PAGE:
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Texas Blues Guitar And Beyond

Although there were many Texas blues men worthy of note, just two helped to form the acoustic guitar genre in that region and their names became synonymous with that region's sound. Unusually, Lightnin' Hopkins and Mance Lipscombe were also buddies, having performed together at parties and other venues. In a documentary entitled 'The Blues According To Lightnin' Hopkins' both men demonstrated a supreme command of their guitars and how to hold an audience.

Both men used the monotonic thumb strike method of finger picking guitar, where the thumb doesn't alternate between two or more strings, like in ragtime or Travis picking, but hits just one or two bass strings. The sound is mostly muted or damped with the palm of the picking hand just after it's struck, so that it makes a 'thud' noise instead of a real musical note. From time to time the guitarist can let the note ring for effect, and it depends on the feel of the music. A thumb pick is often used, as this gives more power to the stroke, acting as a natural amplifier. Some guitar players used a finger pick also, but these two Texas men chose to play with a bare forefinger. You can see a great demonstration of the technique here

Lightnin' made his living from music at an early age, while Mance worked on the railroad, preferring to play for extra money and for fun. The powerful driving beat of the music when they played together was indeed something to hear, particularly when accompanied by a harmonica player such as Willie Dixon. It was common to double up on the picking hand thumb beat, so that it sounded like a heart beat, which was a powerful draw on the emotions of the listener. Both men had great and deep voices, which when added to the great finger style arrangements were very appealing. They also knew how to hold an audience by telling a story within the song and also varying their guitar styles.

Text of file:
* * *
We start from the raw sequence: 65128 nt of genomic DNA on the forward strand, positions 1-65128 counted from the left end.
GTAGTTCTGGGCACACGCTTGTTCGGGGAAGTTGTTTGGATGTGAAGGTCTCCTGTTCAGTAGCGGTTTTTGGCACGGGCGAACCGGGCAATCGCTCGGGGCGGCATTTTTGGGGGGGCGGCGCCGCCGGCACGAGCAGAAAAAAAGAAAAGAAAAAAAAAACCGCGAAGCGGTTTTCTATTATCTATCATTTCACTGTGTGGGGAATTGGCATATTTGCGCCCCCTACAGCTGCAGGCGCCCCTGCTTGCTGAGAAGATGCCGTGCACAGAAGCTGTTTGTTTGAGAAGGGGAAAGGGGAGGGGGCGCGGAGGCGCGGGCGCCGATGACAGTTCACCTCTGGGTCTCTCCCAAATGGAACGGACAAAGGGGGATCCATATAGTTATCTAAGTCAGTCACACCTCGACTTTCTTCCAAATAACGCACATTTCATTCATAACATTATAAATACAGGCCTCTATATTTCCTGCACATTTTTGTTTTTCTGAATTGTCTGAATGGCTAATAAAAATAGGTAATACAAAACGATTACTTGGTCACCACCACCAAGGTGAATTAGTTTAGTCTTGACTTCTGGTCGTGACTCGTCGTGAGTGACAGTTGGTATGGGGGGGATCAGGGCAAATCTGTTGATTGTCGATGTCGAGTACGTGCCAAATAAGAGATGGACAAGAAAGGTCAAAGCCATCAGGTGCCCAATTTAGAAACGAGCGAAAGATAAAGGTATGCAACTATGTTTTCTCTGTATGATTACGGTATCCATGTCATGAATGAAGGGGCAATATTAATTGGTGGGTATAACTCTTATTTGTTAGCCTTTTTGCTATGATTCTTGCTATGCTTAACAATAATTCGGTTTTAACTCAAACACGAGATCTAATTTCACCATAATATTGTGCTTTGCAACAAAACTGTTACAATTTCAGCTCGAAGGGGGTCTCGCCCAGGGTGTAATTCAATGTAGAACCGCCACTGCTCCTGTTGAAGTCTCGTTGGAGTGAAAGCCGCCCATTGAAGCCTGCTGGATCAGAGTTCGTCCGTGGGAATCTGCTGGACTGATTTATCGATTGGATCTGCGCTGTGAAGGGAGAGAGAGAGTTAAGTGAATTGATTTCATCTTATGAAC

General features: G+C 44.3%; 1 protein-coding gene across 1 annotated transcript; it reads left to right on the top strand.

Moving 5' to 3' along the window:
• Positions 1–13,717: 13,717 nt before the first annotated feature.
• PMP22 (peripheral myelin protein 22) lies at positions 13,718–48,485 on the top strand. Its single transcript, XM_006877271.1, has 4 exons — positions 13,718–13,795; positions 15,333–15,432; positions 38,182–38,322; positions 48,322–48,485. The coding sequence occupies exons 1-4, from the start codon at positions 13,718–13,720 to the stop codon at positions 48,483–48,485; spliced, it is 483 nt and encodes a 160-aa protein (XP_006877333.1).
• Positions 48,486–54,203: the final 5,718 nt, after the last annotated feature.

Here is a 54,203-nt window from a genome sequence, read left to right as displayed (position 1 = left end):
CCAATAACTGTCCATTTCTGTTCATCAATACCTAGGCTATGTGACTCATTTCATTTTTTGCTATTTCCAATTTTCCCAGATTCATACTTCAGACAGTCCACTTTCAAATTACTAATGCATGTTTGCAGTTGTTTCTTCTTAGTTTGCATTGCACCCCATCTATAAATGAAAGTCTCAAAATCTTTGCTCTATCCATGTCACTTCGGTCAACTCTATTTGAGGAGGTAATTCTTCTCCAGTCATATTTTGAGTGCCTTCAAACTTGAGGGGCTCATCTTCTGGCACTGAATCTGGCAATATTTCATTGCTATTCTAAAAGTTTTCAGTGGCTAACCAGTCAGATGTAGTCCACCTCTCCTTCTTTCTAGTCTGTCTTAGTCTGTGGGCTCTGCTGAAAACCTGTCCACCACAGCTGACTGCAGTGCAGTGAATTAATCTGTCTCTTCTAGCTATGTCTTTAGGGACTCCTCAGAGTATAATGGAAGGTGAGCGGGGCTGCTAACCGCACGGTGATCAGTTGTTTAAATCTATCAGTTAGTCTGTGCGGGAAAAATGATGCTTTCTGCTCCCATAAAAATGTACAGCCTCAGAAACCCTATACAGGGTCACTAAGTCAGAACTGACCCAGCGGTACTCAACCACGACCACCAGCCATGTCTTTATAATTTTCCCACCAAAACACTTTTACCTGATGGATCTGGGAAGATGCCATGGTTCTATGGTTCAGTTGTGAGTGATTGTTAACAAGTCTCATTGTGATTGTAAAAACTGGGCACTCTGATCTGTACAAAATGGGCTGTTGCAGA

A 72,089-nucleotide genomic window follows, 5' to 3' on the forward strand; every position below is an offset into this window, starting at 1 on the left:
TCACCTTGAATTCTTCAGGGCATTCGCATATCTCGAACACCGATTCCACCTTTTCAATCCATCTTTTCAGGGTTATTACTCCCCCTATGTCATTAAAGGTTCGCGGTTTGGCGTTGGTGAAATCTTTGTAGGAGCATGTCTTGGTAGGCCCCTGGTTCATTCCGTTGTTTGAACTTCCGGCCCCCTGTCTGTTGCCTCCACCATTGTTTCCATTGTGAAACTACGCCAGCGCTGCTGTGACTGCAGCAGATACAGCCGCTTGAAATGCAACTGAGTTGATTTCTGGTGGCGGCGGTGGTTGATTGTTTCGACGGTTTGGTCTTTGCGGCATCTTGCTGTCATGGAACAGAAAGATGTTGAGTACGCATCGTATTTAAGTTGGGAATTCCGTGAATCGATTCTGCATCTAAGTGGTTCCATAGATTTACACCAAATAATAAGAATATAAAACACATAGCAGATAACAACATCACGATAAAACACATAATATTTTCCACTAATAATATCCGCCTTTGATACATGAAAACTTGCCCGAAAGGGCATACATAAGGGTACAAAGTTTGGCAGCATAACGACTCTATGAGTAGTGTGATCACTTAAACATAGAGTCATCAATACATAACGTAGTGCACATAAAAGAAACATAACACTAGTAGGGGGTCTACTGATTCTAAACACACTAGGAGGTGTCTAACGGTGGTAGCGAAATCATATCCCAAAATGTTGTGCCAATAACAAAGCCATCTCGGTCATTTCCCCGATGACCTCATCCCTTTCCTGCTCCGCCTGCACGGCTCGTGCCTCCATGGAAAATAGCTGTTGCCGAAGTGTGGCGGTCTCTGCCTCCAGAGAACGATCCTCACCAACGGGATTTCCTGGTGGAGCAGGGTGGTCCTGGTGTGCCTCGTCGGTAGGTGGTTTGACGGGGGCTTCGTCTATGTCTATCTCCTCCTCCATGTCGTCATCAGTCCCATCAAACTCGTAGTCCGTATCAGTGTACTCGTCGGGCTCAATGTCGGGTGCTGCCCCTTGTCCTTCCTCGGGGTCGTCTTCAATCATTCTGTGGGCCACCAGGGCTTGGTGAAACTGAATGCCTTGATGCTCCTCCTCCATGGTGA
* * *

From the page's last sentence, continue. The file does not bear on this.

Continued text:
Mance dropped out of the relative lime light when the music went out of fashion and was re-discovered in the 60s, when he started performing again. His new career brought his music in front of young Americans, both live and in the TV studio and fresh faced college kids regarded his guitar skills with outright envy. Hopkins toured Europe in the sixties and seventies, and it seems his picking never diminished. In later years he amplified his acoustic guitar to fill out his sound and he also hired a band to back him up on tour.


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